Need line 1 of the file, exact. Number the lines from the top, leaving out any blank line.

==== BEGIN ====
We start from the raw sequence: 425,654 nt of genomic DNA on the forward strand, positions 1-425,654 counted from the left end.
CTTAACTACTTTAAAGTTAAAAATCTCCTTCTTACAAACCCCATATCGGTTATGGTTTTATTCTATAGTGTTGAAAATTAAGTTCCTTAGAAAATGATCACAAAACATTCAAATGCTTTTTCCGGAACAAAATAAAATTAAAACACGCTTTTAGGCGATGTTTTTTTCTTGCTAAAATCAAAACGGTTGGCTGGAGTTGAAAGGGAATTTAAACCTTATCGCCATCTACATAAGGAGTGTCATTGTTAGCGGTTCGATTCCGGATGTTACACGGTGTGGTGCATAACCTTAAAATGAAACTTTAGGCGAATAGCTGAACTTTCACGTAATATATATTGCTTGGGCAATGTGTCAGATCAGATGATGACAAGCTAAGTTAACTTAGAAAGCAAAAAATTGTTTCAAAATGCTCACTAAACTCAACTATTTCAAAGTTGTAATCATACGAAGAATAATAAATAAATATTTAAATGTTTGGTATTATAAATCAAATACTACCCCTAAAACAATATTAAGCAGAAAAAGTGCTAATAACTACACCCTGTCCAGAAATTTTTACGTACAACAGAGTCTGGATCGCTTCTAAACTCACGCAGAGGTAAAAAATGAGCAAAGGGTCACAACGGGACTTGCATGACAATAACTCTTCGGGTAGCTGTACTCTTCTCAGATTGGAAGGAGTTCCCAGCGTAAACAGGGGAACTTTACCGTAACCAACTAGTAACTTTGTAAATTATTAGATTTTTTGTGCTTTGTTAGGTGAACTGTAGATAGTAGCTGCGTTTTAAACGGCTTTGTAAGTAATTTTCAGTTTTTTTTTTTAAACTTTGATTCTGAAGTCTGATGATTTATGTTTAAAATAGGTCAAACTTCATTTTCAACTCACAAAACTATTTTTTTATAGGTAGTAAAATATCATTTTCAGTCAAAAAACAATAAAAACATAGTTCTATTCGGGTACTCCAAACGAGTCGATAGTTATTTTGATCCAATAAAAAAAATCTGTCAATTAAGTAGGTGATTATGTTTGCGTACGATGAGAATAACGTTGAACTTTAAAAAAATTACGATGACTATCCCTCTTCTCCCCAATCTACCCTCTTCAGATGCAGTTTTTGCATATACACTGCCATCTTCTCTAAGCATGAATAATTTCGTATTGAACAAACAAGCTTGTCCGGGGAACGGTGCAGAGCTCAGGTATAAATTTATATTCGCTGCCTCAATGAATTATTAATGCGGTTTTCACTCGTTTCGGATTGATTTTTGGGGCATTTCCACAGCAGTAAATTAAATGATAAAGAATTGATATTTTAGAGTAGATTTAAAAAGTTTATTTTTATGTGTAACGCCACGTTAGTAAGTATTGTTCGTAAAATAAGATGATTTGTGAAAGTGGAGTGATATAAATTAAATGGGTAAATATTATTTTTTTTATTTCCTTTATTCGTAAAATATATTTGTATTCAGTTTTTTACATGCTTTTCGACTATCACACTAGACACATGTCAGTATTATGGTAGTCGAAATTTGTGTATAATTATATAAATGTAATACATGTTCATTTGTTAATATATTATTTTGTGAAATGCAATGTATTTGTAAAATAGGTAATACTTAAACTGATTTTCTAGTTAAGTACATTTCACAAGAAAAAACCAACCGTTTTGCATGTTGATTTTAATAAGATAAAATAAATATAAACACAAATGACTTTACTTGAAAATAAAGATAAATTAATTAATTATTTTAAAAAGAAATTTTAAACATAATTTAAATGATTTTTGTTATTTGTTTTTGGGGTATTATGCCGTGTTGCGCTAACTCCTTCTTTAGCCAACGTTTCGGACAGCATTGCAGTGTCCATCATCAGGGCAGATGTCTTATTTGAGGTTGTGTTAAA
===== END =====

We start from the raw sequence: 425,654 nt of genomic DNA on the forward strand, positions 1-425,654 counted from the left end.